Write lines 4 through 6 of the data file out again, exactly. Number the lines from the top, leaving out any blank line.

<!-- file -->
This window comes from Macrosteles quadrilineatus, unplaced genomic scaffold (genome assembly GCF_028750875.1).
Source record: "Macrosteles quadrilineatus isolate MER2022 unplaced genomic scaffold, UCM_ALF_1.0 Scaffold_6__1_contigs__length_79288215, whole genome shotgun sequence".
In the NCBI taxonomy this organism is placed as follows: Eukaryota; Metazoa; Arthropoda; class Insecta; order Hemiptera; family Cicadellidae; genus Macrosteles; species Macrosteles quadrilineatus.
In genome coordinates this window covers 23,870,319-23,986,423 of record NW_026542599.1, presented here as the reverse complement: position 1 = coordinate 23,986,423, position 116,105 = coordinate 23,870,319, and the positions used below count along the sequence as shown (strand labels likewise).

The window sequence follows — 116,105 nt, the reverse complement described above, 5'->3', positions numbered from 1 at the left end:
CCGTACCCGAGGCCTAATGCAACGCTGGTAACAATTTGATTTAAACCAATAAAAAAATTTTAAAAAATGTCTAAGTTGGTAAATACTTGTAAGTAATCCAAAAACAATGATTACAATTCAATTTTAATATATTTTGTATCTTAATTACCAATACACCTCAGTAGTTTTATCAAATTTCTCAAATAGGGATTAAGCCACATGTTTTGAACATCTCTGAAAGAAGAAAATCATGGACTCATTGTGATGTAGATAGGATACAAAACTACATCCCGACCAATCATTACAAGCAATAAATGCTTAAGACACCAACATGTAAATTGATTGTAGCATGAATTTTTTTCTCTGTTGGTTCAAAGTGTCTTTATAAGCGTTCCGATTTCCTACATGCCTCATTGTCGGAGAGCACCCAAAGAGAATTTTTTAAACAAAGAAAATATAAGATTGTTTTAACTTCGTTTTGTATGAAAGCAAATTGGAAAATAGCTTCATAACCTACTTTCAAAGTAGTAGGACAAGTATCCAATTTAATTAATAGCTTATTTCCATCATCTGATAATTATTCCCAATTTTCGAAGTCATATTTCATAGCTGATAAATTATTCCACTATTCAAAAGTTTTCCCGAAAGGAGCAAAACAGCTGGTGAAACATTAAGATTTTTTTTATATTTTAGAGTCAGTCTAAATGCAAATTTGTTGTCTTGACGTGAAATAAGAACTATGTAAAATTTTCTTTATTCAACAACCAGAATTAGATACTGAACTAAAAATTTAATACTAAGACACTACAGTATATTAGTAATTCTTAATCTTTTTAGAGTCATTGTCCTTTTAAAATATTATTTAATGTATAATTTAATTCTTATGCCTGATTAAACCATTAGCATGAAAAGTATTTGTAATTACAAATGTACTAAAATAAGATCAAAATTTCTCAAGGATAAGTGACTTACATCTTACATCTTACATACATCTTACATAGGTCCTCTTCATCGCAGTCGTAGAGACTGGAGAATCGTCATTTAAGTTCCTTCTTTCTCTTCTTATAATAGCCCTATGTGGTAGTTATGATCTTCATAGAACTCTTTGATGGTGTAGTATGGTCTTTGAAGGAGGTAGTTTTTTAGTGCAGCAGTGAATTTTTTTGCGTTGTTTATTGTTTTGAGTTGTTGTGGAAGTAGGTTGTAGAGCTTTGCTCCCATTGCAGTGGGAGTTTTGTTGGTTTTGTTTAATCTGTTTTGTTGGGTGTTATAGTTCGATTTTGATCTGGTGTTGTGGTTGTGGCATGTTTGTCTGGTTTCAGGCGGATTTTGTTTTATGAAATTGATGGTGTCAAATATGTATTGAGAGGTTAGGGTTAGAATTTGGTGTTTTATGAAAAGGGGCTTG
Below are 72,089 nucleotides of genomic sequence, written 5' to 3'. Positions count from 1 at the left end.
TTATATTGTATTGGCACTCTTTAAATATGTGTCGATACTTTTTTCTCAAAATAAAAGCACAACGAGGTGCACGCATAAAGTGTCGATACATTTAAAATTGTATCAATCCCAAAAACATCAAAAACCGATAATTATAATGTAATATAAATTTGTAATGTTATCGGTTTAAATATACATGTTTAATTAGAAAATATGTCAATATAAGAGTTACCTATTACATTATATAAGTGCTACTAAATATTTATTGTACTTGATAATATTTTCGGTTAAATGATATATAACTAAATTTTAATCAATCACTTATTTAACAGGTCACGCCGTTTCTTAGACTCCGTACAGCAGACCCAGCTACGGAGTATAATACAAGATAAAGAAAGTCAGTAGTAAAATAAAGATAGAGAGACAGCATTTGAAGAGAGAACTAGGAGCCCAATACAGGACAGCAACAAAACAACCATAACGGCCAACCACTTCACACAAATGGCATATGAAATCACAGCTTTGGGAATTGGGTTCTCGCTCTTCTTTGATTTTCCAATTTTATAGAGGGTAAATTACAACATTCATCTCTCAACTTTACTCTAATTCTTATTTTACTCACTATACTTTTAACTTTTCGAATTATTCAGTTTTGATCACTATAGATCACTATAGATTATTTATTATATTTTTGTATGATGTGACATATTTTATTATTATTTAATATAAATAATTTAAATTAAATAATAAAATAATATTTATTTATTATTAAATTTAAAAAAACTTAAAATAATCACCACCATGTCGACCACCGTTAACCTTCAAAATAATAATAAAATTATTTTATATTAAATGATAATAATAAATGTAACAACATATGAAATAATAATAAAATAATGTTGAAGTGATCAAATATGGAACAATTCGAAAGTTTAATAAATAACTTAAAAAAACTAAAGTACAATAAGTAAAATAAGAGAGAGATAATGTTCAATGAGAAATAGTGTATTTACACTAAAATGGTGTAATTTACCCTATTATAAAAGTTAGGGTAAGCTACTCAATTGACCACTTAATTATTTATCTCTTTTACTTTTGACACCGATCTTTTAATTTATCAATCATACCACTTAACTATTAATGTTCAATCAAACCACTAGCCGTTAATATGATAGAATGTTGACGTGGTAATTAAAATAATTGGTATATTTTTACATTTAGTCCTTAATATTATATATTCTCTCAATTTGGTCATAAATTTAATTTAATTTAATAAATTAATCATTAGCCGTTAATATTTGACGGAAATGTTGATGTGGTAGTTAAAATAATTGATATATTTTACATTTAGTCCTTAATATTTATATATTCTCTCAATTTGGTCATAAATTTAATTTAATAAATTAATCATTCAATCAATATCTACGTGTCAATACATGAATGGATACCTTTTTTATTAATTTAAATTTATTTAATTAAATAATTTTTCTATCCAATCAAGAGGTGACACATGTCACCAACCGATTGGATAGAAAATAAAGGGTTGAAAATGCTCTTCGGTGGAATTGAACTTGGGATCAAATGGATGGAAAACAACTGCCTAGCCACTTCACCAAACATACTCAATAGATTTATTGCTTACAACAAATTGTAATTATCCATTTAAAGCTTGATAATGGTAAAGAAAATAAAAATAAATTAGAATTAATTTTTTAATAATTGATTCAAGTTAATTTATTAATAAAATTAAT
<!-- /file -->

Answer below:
In genome coordinates this window covers 23,870,319-23,986,423 of record NW_026542599.1, presented here as the reverse complement: position 1 = coordinate 23,986,423, position 116,105 = coordinate 23,870,319, and the positions used below count along the sequence as shown (strand labels likewise).

The window sequence follows — 116,105 nt, the reverse complement described above, 5'->3', positions numbered from 1 at the left end:
CCGTACCCGAGGCCTAATGCAACGCTGGTAACAATTTGATTTAAACCAATAAAAAAATTTTAAAAAATGTCTAAGTTGGTAAATACTTGTAAGTAATCCAAAAACAATGATTACAATTCAATTTTAATATATTTTGTATCTTAATTACCAATACACCTCAGTAGTTTTATCAAATTTCTCAAATAGGGATTAAGCCACATGTTTTGAACATCTCTGAAAGAAGAAAATCATGGACTCATTGTGATGTAGATAGGATACAAAACTACATCCCGACCAATCATTACAAGCAATAAATGCTTAAGACACCAACATGTAAATTGATTGTAGCATGAATTTTTTTCTCTGTTGGTTCAAAGTGTCTTTATAAGCGTTCCGATTTCCTACATGCCTCATTGTCGGAGAGCACCCAAAGAGAATTTTTTAAACAAAGAAAATATAAGATTGTTTTAACTTCGTTTTGTATGAAAGCAAATTGGAAAATAGCTTCATAACCTACTTTCAAAGTAGTAGGACAAGTATCCAATTTAATTAATAGCTTATTTCCATCATCTGATAATTATTCCCAATTTTCGAAGTCATATTTCATAGCTGATAAATTATTCCACTATTCAAAAGTTTTCCCGAAAGGAGCAAAACAGCTGGTGAAACATTAAGATTTTTTTTATATTTTAGAGTCAGTCTAAATGCAAATTTGTTGTCTTGACGTGAAATAAGAACTATGTAAAATTTTCTTTATTCAACAACCAGAATTAGATACTGAACTAAAAATTTAATACTAAGACACTACAGTATATTAGTAATTCTTAATCTTTTTAGAGTCATTGTCCTTTTAAAATATTATTTAATGTATAATTTAATTCTTATGCCTGATTAAACCATTAGCATGAAAAGTATTTGTAATTACAAATGTACTAAAATAAGATCAAAATTTCTCAAGGATAAGTGACTTACATCTTACATCTTACATACATCTTACATAGGTCCTCTTCATCGCAGTCGTAGAGACTGGAGAATCGTCATTTAAGTTCCTTCTTTCTCTTCTTATAATAGCCCTATGTGGTAGTTATGATCTTCATAGAACTCTTTGATGGTGTAGTATGGTCTTTGAAGGAGGTAGTTTTTTAGTGCAGCAGTGAATTTTTTTGCGTTGTTTATTGTTTTGAGTTGTTGTGGAAGTAGGTTGTAGAGCTTTGCTCCCATTGCAGTGGGAGTTTTGTTGGTTTTGTTTAATCTGTTTTGTTGGGTGTTATAGTTCGATTTTGATCTGGTGTTGTGGTTGTGGCATGTTTGTCTGGTTTCAGGCGGATTTTGTTTTATGAAATTGATGGTGTCAAATATGTATTGAGAGGTTAGGGTTAGAATTTGGTGTTTTATGAAAAGGGGCTTG